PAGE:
Belongil rock wall set in stone after tense council meeting
BELONGIL Beach looks set to get a rock wall after a rescission motion aimed at halting construction was yesterday voted down at an extraordinary meeting of Byron Shire Council.
Debate was acrimonious with several councillors engaging in verbal stoushes with members of the public gallery.
Tempers also frayed after Councillor Duncan Dey attempted to bring on the vote before Councillors Cubis and Ibrahim were in the chamber.
Crs Ibrahim, Cubis, Woods, Wanchap and Hunter voted against the rescission motion leaving standing the decision to spend almost $1.2 million on Interim Beach Access Stabilisation at Manfred Street.
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The rescission motion was supported by Crs Dey, Richardson, Cameron and Spooner who questioned the wisdom of spending ratepayers' money ahead of the Coastal Zone Management Plan due next April.
Cr Dey also raised concerns that the construction contract was let within 24 hours of last month's council meeting to Hardings Earthmoving, a company prosecuted for breaching environmental laws in 2011 after it was caught dumping waste on private land.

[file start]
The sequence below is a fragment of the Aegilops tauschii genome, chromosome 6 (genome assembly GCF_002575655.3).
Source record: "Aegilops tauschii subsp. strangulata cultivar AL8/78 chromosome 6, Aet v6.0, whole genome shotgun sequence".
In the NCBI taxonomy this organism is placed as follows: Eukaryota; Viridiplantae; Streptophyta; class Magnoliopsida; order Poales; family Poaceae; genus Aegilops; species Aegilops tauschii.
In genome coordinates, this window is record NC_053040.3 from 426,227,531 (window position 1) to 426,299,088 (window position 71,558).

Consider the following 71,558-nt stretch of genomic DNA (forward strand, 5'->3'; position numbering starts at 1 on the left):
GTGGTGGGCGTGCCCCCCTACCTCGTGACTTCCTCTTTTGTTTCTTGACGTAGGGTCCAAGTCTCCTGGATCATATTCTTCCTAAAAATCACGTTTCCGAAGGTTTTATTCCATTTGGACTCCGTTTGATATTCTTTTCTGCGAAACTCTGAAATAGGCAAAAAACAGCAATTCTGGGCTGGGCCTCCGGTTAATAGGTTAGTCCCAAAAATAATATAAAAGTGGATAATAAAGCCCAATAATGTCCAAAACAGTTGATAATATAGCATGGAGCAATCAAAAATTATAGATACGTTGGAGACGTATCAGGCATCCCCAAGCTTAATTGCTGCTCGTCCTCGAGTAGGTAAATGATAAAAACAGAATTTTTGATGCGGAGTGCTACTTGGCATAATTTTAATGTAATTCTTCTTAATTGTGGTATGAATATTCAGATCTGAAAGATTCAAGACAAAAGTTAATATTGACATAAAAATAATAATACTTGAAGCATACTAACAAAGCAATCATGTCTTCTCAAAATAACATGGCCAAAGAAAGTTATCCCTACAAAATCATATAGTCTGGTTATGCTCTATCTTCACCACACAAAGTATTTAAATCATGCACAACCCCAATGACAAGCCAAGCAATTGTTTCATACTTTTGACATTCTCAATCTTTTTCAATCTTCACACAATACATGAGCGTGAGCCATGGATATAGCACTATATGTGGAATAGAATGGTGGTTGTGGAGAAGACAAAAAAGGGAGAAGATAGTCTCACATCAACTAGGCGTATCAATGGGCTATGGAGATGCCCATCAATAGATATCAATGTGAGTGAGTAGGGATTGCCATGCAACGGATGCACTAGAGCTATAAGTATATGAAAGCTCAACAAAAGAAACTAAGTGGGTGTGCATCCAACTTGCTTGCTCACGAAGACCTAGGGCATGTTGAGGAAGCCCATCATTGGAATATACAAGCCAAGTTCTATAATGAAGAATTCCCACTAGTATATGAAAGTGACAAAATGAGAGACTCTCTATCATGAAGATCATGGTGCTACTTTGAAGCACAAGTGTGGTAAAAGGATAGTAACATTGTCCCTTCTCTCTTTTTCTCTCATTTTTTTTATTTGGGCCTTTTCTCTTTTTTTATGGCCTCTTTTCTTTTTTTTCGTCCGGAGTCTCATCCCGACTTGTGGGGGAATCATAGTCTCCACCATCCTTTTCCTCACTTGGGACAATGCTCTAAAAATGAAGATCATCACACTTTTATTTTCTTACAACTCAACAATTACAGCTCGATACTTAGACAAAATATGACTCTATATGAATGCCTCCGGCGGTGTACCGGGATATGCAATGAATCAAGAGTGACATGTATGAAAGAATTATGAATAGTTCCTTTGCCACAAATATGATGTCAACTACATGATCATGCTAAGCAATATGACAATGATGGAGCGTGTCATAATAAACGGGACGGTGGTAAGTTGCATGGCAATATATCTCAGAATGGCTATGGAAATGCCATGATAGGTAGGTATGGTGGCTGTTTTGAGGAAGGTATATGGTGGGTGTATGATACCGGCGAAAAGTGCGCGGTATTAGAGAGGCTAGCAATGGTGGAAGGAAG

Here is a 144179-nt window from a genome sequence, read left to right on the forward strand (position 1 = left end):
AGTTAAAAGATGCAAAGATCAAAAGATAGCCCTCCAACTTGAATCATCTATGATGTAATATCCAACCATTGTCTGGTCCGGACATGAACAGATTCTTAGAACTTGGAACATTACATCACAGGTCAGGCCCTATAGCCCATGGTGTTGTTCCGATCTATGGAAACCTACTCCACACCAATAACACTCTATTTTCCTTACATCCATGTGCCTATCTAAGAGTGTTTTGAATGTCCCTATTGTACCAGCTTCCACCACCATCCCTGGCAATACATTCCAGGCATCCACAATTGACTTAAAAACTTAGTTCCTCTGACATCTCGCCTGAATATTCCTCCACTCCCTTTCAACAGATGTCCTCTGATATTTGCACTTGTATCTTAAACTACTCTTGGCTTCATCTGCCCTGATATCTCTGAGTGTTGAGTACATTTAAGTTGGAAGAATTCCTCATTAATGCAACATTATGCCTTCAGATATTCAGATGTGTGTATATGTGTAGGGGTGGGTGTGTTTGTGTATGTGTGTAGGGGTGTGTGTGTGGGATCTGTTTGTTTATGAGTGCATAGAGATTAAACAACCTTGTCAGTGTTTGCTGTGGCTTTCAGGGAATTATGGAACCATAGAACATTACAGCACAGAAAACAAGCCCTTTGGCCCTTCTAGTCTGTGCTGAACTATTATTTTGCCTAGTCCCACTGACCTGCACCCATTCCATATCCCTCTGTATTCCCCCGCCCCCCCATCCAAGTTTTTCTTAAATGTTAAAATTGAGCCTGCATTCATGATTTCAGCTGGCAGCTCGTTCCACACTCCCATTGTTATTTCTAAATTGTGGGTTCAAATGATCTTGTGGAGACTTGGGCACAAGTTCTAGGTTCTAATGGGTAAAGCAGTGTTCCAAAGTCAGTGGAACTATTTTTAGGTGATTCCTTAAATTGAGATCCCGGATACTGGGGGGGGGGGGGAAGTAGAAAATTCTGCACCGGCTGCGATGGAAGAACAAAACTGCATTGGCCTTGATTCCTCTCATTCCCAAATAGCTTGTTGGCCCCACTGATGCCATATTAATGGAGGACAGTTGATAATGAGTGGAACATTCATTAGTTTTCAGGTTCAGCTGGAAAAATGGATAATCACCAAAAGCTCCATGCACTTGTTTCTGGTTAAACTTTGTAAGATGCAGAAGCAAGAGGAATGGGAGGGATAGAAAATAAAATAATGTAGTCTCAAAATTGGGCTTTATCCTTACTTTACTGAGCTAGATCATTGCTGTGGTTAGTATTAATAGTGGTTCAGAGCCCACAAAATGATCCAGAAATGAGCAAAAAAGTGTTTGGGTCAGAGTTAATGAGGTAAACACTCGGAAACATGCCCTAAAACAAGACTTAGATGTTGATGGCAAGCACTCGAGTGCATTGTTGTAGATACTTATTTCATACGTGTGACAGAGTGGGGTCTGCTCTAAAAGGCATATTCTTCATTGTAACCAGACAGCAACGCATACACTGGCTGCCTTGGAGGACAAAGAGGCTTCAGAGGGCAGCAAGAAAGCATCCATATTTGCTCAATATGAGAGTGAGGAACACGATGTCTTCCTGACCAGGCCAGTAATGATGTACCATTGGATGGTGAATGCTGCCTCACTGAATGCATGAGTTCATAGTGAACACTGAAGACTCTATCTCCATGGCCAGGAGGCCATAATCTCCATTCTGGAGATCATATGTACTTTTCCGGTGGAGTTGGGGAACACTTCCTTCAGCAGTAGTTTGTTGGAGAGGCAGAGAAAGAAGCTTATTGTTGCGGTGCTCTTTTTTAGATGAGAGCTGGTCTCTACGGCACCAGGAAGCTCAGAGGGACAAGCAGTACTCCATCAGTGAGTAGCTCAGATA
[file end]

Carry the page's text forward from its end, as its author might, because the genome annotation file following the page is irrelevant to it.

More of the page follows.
Cr Ibrahim said he believed that there was no new information presented at the meeting that would have led him to change his vote.
He also rejected claims by other councillors the rock wall was being built to protect land values at Belongil.
"A storm could come tomorrow...and there would be (adverse effects) on the people who currently live there lawfully as well as the huge costs to council in terms of the emergency procedures that would have to be instigated," he said.
"I firmly believe that even with planned retreat it would be many years, perhaps up to 10 years, before it's completed and to continue to prop up the use of (Geo Bags) just makes no economic sense."
Cr Dey said he was not surprised by yesterday's vote.
"This decision certainly benefits a small group but at the cost of the rest of the shire," he said.
"We do not have the million dollars to throw at this pet project (at Belongil beach) in particular because it pre-empts a planning process (for the CZMP) that will be finished in a year's time."